Electric violinist Geoffrey Castle thinks about Christmas in July.
Not because he’s a devoted House of Holiday customer, not because he’s secretly Mariah Carey, but because each December, for the last 12 years, Castle has successfully taken his Celtic Christmas Celebration show across Washington. Getting ready for the tour — which can assuredly be called a spectacle— requires that its maker never truly put a lid on his creative juices.
“I live in a world of imagination,” Castle said. “So I’m always imagining new things we can do and ways to make the show greater.”
Castle, who is currently based in Kenmore, started doing the shows around the time he released “Underhill’s Angel,” a Celtic Christmas LP from 2007. Whereas many an artist might opt to share their take on the most popular holiday songs to put out an album, it was important to Castle to emphasize the Christmas music popular before the commercialization of the holiday. Some of his tunes of choice date back 800 years. A follow up to “Underhill’s Angel,” “Noel: A Celtic Christmas Collection,” was issued in 2015.
Castle noted that his now-traditional Christmas shows stand out in part because they harken to a time not often spotlit in other similarly themed shows. He also tries to abstain from indulging in the silliness often inherent in seasonal music.
“We’re bringing a spirit of Christmas past, in a way,” he said. “We’re the show of the ghost of Christmas past…Everybody has fun, everybody claps along. But it’s not that corny Christmas that you get all over the place. We are guaranteed not to play ‘Grandma Got Ran Over by a Reindeer.’”
Castle’s Celtic Christmas Celebrations begin this year on Nov. 29 at Omak’s 12 Tribes Resort & Casino (with a tree lighting and Christmas kickoff) and end on Dec. 22 at the Moses Lake Wallentien Theater. Castle will be accompanied on stage by a backing band comprising Steve Boyce, Dan Connolly and Mark Cardenas, with Veronica Olson and Pamela Casella from the Seattle Opera joining. Members of the Seattle Irish Dance Company will be accompanying the musicians as well.
Castle’s Kirkland Performance Center (KPC) stop is the only one on the tour that includes two shows: one on Dec. 12 and the other on Dec. 13. The city has a special place in Castle’s heart, since he lived in Kirkland for several years.
“Even though I live in Kenmore, I’m the self-appointed ambassador for Kirkland everywhere I go,” Castle said. “I love Kirkland, period. Full stop.”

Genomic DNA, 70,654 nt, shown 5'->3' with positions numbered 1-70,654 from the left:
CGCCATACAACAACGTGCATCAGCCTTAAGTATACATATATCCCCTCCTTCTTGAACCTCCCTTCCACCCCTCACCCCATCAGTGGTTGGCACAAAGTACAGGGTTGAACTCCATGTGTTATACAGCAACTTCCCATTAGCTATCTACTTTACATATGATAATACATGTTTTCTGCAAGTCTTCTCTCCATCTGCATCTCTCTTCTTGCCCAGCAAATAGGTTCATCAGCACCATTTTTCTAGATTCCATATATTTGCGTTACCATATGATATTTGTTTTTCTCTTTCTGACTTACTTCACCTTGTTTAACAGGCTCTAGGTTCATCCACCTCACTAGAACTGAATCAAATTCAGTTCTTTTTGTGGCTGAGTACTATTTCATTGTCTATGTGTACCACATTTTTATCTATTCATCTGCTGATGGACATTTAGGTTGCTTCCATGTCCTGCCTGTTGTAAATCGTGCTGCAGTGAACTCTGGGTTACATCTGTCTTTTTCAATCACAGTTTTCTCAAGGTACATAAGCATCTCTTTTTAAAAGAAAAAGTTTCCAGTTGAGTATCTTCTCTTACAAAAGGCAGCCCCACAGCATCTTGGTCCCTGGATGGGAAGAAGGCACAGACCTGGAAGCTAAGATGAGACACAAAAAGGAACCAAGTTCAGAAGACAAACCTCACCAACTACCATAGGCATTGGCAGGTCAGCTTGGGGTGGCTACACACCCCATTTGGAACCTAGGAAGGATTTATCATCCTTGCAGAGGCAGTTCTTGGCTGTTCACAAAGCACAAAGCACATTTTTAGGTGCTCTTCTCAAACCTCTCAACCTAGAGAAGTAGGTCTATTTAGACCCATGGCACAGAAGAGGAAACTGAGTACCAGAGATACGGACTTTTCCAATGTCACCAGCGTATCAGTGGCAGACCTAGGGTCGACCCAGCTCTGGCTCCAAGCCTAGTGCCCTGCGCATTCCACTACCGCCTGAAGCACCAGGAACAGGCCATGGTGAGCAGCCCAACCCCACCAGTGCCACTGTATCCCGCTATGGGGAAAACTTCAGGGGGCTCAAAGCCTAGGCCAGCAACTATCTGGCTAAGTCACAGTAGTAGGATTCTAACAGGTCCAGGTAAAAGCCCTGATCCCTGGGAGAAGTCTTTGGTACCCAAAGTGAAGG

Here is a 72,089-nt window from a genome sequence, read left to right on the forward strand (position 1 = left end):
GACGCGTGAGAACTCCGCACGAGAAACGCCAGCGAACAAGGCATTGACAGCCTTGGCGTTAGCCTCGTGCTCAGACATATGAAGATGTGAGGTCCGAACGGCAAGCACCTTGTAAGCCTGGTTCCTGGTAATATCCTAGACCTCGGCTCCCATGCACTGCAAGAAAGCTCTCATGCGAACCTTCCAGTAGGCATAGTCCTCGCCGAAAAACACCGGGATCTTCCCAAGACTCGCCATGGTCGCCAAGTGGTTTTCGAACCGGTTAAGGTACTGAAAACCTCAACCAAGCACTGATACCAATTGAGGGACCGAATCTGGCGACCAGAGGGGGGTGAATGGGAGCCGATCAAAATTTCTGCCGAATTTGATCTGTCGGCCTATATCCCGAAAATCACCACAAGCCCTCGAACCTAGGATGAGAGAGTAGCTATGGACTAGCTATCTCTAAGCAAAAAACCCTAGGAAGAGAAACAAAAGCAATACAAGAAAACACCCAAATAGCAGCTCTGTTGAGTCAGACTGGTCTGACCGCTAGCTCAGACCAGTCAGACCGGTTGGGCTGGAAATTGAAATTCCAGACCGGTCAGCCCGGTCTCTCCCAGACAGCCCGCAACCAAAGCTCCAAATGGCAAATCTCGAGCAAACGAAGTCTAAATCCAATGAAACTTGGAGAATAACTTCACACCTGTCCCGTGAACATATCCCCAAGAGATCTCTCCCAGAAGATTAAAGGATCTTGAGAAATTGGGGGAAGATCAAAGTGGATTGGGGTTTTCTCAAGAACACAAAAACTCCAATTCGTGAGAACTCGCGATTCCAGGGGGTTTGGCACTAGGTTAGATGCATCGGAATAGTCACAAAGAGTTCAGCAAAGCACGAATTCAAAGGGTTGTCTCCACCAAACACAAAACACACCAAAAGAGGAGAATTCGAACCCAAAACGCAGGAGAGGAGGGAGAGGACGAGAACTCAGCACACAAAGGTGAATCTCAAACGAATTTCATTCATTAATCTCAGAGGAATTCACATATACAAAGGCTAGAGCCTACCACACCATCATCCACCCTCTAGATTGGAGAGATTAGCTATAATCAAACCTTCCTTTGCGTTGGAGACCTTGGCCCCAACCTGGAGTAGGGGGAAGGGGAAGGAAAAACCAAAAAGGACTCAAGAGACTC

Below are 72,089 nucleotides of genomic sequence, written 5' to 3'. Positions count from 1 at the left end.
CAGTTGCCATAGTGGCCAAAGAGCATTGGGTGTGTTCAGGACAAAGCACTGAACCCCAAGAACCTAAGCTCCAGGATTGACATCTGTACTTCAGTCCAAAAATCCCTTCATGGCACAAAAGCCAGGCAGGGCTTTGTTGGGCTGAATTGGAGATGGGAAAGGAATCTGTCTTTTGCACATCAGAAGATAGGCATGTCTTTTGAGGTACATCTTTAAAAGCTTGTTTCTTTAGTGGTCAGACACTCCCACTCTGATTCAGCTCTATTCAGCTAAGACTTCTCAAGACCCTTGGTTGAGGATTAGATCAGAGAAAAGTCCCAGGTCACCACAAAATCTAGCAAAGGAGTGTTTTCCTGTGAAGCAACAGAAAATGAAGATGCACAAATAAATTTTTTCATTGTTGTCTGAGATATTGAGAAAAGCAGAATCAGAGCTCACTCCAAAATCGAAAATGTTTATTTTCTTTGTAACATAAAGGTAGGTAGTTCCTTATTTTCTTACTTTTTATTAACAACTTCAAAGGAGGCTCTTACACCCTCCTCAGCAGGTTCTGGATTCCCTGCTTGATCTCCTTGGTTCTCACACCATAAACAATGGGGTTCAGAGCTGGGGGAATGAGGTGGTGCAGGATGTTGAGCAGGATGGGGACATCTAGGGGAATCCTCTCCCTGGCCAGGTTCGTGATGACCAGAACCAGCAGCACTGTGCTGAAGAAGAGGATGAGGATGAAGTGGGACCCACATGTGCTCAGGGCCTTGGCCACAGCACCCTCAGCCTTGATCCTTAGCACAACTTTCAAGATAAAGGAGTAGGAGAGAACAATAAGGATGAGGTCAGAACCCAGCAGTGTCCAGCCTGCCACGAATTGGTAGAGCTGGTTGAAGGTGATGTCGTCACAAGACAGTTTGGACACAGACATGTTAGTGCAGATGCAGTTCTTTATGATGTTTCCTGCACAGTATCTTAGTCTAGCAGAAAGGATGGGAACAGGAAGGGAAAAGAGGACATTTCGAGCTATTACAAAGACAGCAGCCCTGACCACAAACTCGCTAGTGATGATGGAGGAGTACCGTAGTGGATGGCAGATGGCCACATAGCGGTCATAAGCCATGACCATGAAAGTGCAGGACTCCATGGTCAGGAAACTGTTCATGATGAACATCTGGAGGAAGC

“He never phones it in,” Jeff Lockhart, a personal friend and the executive director of the KPC, said. “He always brings in top-notch shows.”
Lockhart added that Castle has always been a big supporter of the venue, even allowing his talents to be auctioned off at the center’s annual gala.
As has remained the case over the years, fans of Castle can expect that the performances will build on the work done for “Underhill’s Angel” and “Noel: A Celtic Christmas Collection.” While the albums have long acted as a dependable foundation for Castle, he isn’t ruling out doing another Christmas-themed LP.
“I wouldn’t count out recording another holiday CD sometime in the near future,” he said, adding, “It’s not because I have some crass commercial interest in releasing a Christmas CD. I just really like the songs. I like all the material, and I like the spirit of it.”
For Castle, the shows have been consistently emotionally satisfying (“There’s something really powerful about Christmas music in particular that just touches people’s souls”), but something new he’s noticed as of late is that young fans from the early days are now beginning to bring their own kids.
“I’m watching this evolution of my audience through time, and it’s really special,” Castle said.
“It connects with people,” Lockhart said of Castle’s music. “It’s happy and fun and it’s Celtic and folk and rock ‘n’ roll all at once. And you don’t see someone do this on the electric violin that often.”
Once his Christmas tour wraps up, Castle is looking forward to returning to the KPC next March for his St. Patrick’s Day show, which, like his December tour, has become a tradition. He will also be performing in New York City in 2020, and wants to make a trip to Ecuador, where he recently visited. But Castle noted that he likes to keep things loose when planning.
“The invitations keep coming in,” he said. “And you never know where the day is going to take you.”